Driving in the more rural areas of Peru is a little better than city driving. There aren’t that many cars and the roads are less narrow, so you don’t have to be as worried about colliding with another car or scraping your car’s paint on a city corner.
That being said, there is a whole new set of other hazards that you have to worry about when driving in the countryside. Alpacas, cows, and other livestock cross the roads in random places, so it’s important to stay alert at all times.
One of the most important things to be wary of when driving in rural Peru are sharp turns. Drivers coming in the other direction tend to stray into your lane when going around a sharp turn, so honk your horn to let them know that you are coming.
Gas Stations & Bathrooms
Gas stations can be found fairly regularly on roadsides, so you don’t have to worry about running out of gas in the countryside. As a general rule of thumb, we tried to never let our tank get below a quarter tank just because gas stations were somewhat sporadic.
The cost of gas is similar to the costs that we were used to in the United States, but Peru has high octane gas. The regular gas in Peru is the equivalent to premium gas in the United States. The octane level in Peru’s premium gas is 95–which is basically unavailable in the U.S., unless you go to a specialty gas station.
Most gas stations also have bathrooms in them, but they extremely pretty unclean. One particularly bad gas station bathroom that we used was simply a shack with a hole in the ground. Also, every gas station bathroom that we used had no toilet paper or soap. We learned to bring our own.
Hitchhiking is very common in Peru. We saw hitchhikers varying in age from 4 year old children to elderly people in all parts of the country. While we didn’t feel comfortable picking anyone up, be aware that this is a normal part of their customs. Also, drive slow to avoid accidentally hitting someone who may be walking along the roadside.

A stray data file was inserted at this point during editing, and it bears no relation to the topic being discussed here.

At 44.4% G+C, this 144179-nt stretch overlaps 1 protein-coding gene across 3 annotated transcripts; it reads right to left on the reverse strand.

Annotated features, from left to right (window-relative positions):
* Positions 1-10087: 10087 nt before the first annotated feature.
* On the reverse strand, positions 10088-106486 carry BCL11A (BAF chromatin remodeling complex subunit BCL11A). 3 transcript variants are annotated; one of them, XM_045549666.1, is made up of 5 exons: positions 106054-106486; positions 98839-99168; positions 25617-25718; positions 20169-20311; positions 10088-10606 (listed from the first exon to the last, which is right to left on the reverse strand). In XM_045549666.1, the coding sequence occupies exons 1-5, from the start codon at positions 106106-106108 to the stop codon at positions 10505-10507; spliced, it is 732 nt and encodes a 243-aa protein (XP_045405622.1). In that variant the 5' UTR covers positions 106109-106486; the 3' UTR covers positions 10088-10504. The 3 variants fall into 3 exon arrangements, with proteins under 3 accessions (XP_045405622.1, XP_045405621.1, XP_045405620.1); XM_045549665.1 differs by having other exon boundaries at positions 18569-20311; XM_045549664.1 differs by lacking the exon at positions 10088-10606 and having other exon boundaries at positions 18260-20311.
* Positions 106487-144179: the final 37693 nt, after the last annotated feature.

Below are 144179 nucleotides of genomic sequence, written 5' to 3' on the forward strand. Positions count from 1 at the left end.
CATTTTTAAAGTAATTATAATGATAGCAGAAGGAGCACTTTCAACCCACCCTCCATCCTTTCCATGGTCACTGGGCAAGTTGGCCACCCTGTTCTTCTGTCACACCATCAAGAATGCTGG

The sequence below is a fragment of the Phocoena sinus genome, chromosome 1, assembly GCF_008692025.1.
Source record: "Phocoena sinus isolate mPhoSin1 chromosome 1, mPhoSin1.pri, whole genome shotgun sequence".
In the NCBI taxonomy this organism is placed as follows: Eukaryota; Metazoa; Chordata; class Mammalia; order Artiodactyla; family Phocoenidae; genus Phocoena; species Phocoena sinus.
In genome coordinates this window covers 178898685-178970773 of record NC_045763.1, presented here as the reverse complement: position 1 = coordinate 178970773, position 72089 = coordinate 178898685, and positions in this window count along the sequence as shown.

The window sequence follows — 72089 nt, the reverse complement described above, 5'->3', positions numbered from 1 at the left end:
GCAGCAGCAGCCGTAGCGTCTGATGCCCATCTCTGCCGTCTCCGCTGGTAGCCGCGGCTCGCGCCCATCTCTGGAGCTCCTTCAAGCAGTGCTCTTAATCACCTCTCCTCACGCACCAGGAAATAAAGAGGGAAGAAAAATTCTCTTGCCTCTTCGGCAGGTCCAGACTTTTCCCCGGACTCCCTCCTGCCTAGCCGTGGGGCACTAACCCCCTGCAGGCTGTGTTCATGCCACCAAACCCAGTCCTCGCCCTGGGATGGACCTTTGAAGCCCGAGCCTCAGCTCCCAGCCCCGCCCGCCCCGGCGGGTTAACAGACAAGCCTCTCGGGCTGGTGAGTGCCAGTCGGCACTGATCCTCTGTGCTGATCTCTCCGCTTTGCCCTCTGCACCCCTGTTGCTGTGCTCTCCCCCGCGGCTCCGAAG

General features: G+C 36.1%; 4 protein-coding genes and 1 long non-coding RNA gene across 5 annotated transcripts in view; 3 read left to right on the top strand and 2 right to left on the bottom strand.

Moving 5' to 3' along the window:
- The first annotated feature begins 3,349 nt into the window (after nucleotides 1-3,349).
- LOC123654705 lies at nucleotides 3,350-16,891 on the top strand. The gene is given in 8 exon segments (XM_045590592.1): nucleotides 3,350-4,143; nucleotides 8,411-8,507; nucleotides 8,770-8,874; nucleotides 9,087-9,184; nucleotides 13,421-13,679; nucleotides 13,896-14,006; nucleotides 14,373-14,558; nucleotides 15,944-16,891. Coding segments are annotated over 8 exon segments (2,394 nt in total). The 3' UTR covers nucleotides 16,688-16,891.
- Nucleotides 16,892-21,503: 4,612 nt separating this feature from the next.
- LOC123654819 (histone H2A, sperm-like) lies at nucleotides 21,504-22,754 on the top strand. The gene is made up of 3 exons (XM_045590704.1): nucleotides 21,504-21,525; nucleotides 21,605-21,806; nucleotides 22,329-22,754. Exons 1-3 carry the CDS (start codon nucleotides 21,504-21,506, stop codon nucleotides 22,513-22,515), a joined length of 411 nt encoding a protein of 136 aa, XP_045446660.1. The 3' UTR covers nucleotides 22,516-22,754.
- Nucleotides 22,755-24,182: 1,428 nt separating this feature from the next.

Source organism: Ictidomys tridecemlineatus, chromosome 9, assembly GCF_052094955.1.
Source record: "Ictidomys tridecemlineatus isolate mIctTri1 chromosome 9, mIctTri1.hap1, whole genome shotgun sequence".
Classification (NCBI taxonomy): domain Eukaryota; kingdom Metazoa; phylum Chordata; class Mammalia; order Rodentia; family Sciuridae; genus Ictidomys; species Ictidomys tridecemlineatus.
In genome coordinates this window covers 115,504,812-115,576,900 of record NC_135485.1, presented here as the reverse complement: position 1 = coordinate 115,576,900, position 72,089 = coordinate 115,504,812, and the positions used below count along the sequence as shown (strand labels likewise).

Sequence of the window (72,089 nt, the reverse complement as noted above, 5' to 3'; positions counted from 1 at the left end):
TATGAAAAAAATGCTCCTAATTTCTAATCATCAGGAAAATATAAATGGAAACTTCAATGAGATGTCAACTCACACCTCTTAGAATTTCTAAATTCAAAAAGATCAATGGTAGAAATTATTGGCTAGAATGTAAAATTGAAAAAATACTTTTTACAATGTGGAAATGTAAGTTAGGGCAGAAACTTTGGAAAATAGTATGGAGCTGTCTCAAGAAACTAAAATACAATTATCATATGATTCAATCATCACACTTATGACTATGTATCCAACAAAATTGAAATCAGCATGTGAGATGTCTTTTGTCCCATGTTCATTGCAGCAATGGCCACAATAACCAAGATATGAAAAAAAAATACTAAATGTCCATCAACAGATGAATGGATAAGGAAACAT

We didn’t see a single cop with a speed detector pulled off on the side of the road the entire time that we were driving. My guess is that speed enforcement just isn’t something that’s in law enforcement’s budgets. The result is people driving pretty much whatever speed that they want–especially when speed limits are set unreasonably low at 30 km/h on rural country roads.
However, we were stopped twice at police roadblocks on the side of the road. Basically, police would just pull over all the cars on a rural back road and ask to see their vehicle papers and driving license/passport. They didn’t give us a hard time either time, but it was still scary to have to deal with cops while driving in a foreign country not once but twice.
Driving in Peru can definitely be intimidating, but there are plenty of alternatives if you still want to see the more rural areas of Peru.
- Take the bus. There are numerous bus companies that run routes all over Peru, so you can let the bus driver do the heavy lifting. As long as you select a reliable bus company, taking the bus can be a breeze.
- Take the train. Peru has rail lines running in various parts of the country, so check to see if there is a train route available for where you are going. There is even a luxury train if you want to shell out a little extra money.
- Buy a tour package. You can buy a tour package to become part of a tour group that has their own private transportation. We saw many of these buses, which vary in size from full-size buses to vans that seat around 10 people. Just ensure that transportation is included when you buy the package.
Driving in Peru can be an intimidating thought at first. We were definitely scared when a stranger came up to us in the airport and basically called us crazy for renting a car to drive in Peru. We quickly learned that just by exercising extra care and caution and staying alert at all times, we could easily get from point A to point B safely.
Peru is an incredible country, so don’t let driving deter you from seeing all there is to see.
Did you like this post? Pin it for later!